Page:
BAR: Not a U.S.-style bar. Those places that have U.S-style bars will advertise "American bar" - generally hotels. While you can buy beer, brandy, or other alcoholic beverages at Italian bars, the central feature is the espresso coffee machine. You can have a Caffe or Espresso (about Euro 70 ) or a Cappuccino for about Euro 80 cents to 1 Euro. Italians visit bars throughout the day, but especially in the morning when pastries are served with the coffee.
ENOTECA: A place where you can drink wines. You can usually buy the whole bottle or consume by the glass.
GELATERIA: Serves Home made ice cream. Giolitti is one of the most renown in Rome and it is surely worth a walk. I Tre Scalini in Piazza Navona is famous for its 'Tartufo ice cream' but expensive: somebody has to pay for the location.
PASTICCERIA: Pastry shop, often connected to, or part of a bar. Such a sign usually means a wider selection of pastries available. Many serve foods other than pastries such as sandwiches ("panini," literally, "little breads.") If panini is advertised on a sign, again, you could expect a larger selection. These are excellent places to get a quick, inexpensive snack or lunch. As in a bar, you pay first and order second.
TAVOLA CALDA: Literally, "hot table." The closest U.S. translation is "grill." These are more elaborate than panini shops and feature hot dishes. Some are small with only a few choices each day, and you select what you want from a glass-enclosed display. Most have a few tables. More elaborate ones are similar to U.S. self-service cafeterias.
ROSTICCERIA (Girarrosto) / Pizza al Taglio : These shops sell rotisserie-cooked meats, most often whole chickens sometimes advertised as a "polleria." They also offer "suppli" - a bowl of fried rice with mozzarella inside, crocchette - a bowl of fried mash-potatoes, Pizza al Taglio - pizza by the slice, and other inexpensive lunches or quiick dinners.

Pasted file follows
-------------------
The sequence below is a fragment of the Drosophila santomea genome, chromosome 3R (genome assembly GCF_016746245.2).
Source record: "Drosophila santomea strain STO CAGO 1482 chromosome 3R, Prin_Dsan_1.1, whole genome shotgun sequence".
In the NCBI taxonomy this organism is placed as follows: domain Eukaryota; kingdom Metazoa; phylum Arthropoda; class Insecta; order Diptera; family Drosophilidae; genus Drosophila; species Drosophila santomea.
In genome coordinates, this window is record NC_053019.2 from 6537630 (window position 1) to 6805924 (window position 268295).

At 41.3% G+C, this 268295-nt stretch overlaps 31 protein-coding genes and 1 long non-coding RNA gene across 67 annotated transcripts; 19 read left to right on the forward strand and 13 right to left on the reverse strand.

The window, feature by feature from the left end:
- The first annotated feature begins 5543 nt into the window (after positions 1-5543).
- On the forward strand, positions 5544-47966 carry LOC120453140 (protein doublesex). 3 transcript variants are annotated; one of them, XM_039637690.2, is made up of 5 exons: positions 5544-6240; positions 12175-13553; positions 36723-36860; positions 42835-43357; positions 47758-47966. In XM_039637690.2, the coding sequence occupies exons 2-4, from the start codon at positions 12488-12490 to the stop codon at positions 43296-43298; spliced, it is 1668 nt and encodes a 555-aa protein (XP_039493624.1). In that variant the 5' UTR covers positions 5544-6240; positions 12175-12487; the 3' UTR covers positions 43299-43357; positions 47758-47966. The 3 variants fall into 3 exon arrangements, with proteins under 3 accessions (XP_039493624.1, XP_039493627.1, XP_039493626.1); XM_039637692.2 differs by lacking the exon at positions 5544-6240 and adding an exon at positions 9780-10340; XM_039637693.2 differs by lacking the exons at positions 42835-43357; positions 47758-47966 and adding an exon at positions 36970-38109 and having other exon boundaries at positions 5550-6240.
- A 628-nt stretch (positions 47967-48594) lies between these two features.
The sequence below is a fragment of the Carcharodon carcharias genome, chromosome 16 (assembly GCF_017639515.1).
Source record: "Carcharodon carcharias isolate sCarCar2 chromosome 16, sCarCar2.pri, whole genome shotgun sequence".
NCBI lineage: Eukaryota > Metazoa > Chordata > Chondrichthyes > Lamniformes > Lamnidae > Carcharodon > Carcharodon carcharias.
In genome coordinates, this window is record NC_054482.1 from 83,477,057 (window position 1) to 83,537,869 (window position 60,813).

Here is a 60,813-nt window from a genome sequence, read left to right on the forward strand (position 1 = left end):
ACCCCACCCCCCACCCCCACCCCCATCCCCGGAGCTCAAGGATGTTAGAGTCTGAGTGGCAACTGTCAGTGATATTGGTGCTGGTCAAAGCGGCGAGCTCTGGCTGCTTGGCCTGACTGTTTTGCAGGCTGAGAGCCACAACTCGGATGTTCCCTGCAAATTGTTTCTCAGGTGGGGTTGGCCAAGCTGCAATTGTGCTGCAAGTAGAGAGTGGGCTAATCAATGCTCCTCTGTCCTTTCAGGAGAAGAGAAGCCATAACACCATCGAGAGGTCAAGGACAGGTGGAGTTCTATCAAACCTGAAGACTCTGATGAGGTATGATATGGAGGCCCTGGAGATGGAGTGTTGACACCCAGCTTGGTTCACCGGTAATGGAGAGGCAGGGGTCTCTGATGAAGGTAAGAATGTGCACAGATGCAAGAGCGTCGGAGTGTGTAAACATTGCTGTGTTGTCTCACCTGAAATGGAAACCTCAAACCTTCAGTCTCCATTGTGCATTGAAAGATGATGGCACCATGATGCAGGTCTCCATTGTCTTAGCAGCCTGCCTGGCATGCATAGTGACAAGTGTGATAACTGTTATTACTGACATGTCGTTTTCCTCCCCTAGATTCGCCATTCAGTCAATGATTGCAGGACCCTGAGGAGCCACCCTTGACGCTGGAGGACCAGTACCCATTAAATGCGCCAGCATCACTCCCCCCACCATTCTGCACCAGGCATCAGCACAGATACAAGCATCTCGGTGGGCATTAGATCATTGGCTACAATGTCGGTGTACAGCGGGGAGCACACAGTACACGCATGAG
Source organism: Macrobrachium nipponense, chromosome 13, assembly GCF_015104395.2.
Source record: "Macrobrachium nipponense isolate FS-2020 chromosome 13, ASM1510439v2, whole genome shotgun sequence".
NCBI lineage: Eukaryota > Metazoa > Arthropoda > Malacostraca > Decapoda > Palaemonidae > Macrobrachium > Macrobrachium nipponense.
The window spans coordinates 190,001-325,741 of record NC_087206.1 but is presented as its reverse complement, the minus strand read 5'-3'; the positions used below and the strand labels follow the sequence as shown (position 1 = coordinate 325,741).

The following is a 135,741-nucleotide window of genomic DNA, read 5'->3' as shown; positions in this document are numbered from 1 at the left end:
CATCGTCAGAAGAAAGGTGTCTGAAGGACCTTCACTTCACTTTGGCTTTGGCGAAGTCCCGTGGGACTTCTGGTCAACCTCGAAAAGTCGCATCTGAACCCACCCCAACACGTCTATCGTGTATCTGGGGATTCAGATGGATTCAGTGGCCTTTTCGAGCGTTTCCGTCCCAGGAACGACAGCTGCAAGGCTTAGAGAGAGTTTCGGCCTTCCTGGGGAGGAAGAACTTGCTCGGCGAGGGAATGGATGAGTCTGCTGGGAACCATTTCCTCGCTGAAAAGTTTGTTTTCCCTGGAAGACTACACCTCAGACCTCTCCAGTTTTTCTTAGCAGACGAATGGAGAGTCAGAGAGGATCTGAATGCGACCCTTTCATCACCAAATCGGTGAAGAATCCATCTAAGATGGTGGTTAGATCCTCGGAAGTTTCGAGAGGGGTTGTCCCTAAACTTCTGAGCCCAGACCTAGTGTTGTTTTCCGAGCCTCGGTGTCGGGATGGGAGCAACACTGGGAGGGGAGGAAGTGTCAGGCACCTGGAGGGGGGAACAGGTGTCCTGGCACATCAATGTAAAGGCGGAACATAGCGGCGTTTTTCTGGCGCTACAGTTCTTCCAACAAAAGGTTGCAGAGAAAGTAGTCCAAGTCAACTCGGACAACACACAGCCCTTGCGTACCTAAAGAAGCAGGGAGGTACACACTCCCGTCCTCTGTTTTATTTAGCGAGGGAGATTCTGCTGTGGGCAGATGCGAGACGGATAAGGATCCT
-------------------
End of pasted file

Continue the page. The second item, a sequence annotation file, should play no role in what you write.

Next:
RISTORANTE: A restaurant offering a large-selection menu and full waiter service. These range from small and intimate to very large and ornate (and sometimes expensive).
PIZZERIA: Just like in the U.S., pizzerias sell pizza. Pizza was invented in Italy but is quite different from the pizzas served by the U.S. Pizza Chains. Italian pizzas are individually-sized or no more than 10-12 inches in diameter and come covered in a wide variety of toppings. Most pizzerias also sell other foods, and many other types of eating places also sell pizza. For example, a ristorante-pizzeria offers pizza as an alternative to its full restaurant selection.
TRATTORIA: With full waiter service, a smaller, usually family-run restaurant. The menu is more limited, the decor usually less ornate, and the prices usually lower than a full ristorante.
PUB / BIRRERIA: Like a British pub or American bar, these have become popular in Rome and Italy. They have a variety of beers on tap, plus cocktails and other alcoholic beverages. A 0.4cl ( about 1 pint) beer is around Euro 4 to 5, cocktails Euro 6 -7, glasses of wine Euro 2 to 4.
HOSTARIA: The more popular version of the Enoteca (which is the more Yuppy version). Usually an Osteria serves home-made wines.
Take a look at some of the best Rome Resturants